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Around the world in 46 days, a bird's journey
A grey-headed albatross.
Image courtesy of British Antarctic Survey.
Where have you been in the last 46 days? Did you fly around the world? Did you occasionally stop to eat squid and fish? From tip to tip, do your wings measure about 2 meters or a little more than six feet? Was there a funny little contraption attached to your leg that told scientists where you were every day for 18 months or more?
If you're nodding your black and orange and yellow beak up and down, then you're probably the speedy, gray-headed albatross that scientists mention in a new study appearing in the 14 January issue of the journal Science.
If you have a black, orange and yellow beak but you didn't fly around the world in 46 days, then you might be one of the 21 other albatrosses the scientists studied in an attempt to understand where your magnificent, globe-circling species goes during the 18 months between breeding seasons.
If you're reading this but you don't have a beak or wings, you should know that the results of the new Science study could help to ensure the survival of albatrosses – the most threatened family of birds.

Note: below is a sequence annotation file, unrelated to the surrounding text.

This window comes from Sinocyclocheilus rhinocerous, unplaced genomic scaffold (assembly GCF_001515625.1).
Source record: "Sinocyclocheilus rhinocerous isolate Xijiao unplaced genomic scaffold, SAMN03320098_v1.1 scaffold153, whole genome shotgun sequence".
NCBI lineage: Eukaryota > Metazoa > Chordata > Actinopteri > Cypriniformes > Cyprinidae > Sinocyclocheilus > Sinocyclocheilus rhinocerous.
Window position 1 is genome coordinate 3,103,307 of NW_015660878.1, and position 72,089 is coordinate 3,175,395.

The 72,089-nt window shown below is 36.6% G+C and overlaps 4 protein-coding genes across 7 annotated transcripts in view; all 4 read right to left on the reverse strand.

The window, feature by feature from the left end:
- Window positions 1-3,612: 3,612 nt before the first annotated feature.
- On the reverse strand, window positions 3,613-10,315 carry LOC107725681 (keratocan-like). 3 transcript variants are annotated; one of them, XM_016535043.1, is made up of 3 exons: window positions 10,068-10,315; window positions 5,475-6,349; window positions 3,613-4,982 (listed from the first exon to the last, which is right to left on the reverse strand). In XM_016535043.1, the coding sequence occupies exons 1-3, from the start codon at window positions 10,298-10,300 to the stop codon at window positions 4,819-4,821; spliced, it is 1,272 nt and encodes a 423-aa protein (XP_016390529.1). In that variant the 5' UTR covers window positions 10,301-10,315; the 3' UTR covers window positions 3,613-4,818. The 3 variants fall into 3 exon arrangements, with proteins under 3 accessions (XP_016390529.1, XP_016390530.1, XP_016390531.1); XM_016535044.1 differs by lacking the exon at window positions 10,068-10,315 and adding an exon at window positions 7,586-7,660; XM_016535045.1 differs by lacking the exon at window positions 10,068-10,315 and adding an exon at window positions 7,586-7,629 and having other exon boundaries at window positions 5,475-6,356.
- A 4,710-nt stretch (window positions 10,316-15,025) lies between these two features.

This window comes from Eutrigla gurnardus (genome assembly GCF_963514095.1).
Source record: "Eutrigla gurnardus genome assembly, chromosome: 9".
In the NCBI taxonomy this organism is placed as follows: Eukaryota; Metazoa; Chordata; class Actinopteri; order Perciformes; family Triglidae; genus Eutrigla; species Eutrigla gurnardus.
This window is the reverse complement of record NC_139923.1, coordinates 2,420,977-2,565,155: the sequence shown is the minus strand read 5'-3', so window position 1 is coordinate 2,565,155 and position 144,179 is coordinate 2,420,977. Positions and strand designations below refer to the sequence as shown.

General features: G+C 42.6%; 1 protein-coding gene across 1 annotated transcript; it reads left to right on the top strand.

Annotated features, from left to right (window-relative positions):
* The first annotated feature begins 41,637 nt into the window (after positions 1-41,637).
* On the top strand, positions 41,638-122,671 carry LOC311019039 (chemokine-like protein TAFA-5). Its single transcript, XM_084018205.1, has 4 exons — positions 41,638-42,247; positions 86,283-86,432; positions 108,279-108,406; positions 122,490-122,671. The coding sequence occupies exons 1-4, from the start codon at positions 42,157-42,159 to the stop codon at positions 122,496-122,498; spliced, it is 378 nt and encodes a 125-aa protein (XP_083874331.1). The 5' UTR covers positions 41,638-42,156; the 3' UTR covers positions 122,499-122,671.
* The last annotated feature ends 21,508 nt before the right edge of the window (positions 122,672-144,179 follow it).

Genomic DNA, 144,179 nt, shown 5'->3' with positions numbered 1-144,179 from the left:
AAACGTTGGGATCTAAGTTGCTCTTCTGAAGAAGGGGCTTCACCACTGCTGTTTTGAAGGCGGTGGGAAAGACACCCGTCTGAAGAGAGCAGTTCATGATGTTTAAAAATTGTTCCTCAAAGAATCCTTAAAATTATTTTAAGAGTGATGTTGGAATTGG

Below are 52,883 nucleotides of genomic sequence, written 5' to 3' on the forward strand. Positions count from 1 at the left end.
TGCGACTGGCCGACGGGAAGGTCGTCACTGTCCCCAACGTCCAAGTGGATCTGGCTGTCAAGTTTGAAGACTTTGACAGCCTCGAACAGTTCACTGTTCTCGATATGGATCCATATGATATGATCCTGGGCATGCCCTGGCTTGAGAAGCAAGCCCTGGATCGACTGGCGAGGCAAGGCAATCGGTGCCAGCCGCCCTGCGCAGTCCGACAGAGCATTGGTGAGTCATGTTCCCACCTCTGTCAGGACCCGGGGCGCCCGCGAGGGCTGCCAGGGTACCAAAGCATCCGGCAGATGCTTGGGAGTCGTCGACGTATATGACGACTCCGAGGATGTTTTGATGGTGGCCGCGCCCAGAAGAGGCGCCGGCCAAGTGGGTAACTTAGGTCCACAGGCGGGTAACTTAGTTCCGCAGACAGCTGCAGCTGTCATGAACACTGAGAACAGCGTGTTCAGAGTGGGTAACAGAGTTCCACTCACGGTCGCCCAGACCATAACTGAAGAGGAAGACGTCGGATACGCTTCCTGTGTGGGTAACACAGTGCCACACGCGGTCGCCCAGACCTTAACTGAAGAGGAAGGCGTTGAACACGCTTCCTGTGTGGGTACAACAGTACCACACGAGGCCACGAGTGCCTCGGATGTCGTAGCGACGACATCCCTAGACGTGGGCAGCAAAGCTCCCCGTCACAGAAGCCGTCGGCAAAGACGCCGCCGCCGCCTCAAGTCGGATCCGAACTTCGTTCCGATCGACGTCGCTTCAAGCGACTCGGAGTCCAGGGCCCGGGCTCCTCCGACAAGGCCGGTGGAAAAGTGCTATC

The scientists found that some gray-headed albatrosses fly around the world, others loop the globe twice and still others stay relatively close to their breeding grounds in the southern reaches of the Atlantic Ocean.
By knowing where the birds spend their time, it's easier to see which land areas and ocean zones require the most protection from the dangers of commercial fishing, said Science author John Croxall from the British Atlantic Survey in Cambridge, United Kingdom.
The scientists say their findings strengthen the idea that protecting the albatross family of birds requires help from commercial fisherman. Fisherman with ships in the waters that gray-headed albatross fly above should take precautions that minimize the number these birds caught in their hooks and fishing lines, Croxall says.
Click here to see more pictures of birds
Download animation showing global circumnavigation by a non-breeding grey-headed albatross tracked using a leg-mounted light level logger.
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